Think of S&P 500 as an Insurance Premium

Have you paid your portfolio insurance premiums this month?
“Say what!?” you say.

Well, you likely pay health insurance premiums… and for home owner’s insurance… and for car insurance. Yet many investors forget to insure their investment portfolio which, for many, is their largest asset. I’ve never understood this.

I don’t know how to make odds on this, but I think we have a better chance of seeing a 5% to 10% correction in the equity markets than we do of losing our houses to a fire or flood. Regardless… between the financial turmoil in Europe, Japan’s $1 billion injection overnight, and a thoughtless leader in North Korea I think a sharp correction could be in the cards.

If you have a stock portfolio – I have some ideas on how you can “insure” it. The chart below shows S&P 500 futures. I’m watching Fibonacci levels (white dotted lines) for potential correction targets.

So let’s talk about the nuts and bolts of this hedge…

S&P 500

S&P 500 Futures

First, consider how closely your current stock portfolio tracks the S&P 500. If you’re overweight certain sectors, or if you consider yourself a stock picker, you may want to hedge more or less accordingly. I use the S&P 500 as an example as it serves as the benchmark for most funds and portfolio managers. If your portfolio is heavily concentrated in small-caps, you might consider hedging with Russell 2000 futures instead. But I digress…
The margin for one (1) ES futures contract (e-mini S&P 500) is roughly $4,000. This lets you control roughly $77,650 of equities exposure (at $50 per point, current price x $50 = $77,650). Now, let’s say you want to spend between 3% and 7% of your portfolio’s value to protect the remaining 93-97%. You could have a near perfect hedge by shorting about 13 futures contracts, requiring roughly $52,000 in margin.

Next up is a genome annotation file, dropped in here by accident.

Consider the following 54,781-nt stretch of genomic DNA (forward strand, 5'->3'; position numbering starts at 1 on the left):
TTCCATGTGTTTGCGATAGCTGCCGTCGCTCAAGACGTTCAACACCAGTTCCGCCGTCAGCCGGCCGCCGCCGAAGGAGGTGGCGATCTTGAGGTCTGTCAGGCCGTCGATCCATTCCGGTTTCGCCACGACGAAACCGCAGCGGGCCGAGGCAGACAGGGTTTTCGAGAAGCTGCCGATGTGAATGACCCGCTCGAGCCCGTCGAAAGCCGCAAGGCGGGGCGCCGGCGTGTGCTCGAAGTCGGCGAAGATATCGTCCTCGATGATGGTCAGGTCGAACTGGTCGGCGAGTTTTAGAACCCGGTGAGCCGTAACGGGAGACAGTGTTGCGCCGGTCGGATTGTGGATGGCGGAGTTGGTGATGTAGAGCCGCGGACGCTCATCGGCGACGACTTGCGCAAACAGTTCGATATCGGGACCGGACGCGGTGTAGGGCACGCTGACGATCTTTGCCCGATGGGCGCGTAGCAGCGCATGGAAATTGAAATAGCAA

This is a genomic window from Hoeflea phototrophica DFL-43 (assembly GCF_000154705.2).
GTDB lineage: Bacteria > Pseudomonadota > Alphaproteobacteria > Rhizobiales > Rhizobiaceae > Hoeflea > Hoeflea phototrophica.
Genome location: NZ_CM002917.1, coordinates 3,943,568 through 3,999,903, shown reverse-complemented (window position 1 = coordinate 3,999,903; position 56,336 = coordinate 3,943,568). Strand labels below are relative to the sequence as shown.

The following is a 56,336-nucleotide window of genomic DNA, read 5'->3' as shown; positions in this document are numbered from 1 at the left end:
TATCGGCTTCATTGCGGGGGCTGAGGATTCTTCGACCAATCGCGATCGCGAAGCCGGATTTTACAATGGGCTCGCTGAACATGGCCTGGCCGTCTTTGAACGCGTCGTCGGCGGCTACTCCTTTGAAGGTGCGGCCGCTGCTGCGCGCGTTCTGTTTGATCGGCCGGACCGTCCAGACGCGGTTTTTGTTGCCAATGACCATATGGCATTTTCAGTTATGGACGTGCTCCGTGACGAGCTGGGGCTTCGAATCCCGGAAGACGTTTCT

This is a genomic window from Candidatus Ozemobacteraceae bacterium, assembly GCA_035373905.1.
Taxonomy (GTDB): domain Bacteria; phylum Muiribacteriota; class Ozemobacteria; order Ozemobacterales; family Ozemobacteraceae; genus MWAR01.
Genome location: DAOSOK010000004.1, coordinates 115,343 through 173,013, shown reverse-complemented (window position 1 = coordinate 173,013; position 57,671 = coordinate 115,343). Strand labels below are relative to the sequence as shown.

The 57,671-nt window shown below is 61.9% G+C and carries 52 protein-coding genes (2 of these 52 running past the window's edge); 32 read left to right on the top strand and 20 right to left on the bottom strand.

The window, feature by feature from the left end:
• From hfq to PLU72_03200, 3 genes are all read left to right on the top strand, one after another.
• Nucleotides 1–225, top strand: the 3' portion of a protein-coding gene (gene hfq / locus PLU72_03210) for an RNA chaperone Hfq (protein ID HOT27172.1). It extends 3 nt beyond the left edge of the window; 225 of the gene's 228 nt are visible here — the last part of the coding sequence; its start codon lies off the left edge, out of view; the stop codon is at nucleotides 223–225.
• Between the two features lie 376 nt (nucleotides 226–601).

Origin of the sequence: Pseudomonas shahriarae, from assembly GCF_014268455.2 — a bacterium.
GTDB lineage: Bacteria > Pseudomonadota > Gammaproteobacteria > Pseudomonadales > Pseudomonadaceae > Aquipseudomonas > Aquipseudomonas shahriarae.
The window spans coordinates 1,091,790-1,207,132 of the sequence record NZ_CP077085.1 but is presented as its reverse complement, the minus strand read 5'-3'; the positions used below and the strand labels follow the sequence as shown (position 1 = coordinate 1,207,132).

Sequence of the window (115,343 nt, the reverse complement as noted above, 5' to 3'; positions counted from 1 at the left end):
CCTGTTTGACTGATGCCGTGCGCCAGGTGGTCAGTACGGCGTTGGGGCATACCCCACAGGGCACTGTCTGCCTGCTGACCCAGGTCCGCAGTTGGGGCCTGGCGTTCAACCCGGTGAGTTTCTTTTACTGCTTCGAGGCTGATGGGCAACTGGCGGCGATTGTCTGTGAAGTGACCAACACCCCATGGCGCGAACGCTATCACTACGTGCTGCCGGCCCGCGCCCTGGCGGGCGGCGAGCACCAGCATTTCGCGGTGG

Again, this is not meant to be a speculative trade… only an “insurance policy” on your long equity portfolio. And just as most people don’t hope and pray for a house fire… just so they can get paid on their insurance policy – we are not necessary wanting to see the hedge pay out. Shift your mentality accordingly.

The idea is to offset losses in your equity portfolio with gains on the short futures positions. What if I’m wrong and the S&P 500 keeps ratcheting higher? Well, we just consider our “insurance premiums” paid and move on. If this happens, it likely means you’re making money in your stock portfolio. That’s your main goal – the hedge just helps you sleep better at night. And hey – you don’t gripe with Geico every month that you don’t get into a car accident, do you?

For precise, custom strategies… give me a call. We can decide together whether futures or options are best for your situation, and the appropriate sizing based on your assets.

To discuss in more detail this chart or any other you can reach me at: or 954-929-9997

Risk Disclaimer: The opinions contained herein are for general information only and are not intended to provide specific investment advice or recommendations and are not tailored to any specific’s investor’s needs or investment goals. You should fully understand the risks associated with trading futures, options and retail off-exchange foreign currency transactions (“Forex”) before making any trades. Trading futures, options, and Forex involves substantial risk of loss and is not suitable for all investors. You should carefully consider whether trading is suitable for you in light of your circumstances, knowledge, and financial resources. You may lose all or more of your initial investment. Opinions, market data, and recommendations are subject to change without notice. Past performance is not necessarily indicative of future results.
Enhanced by Zemanta


Comments are closed.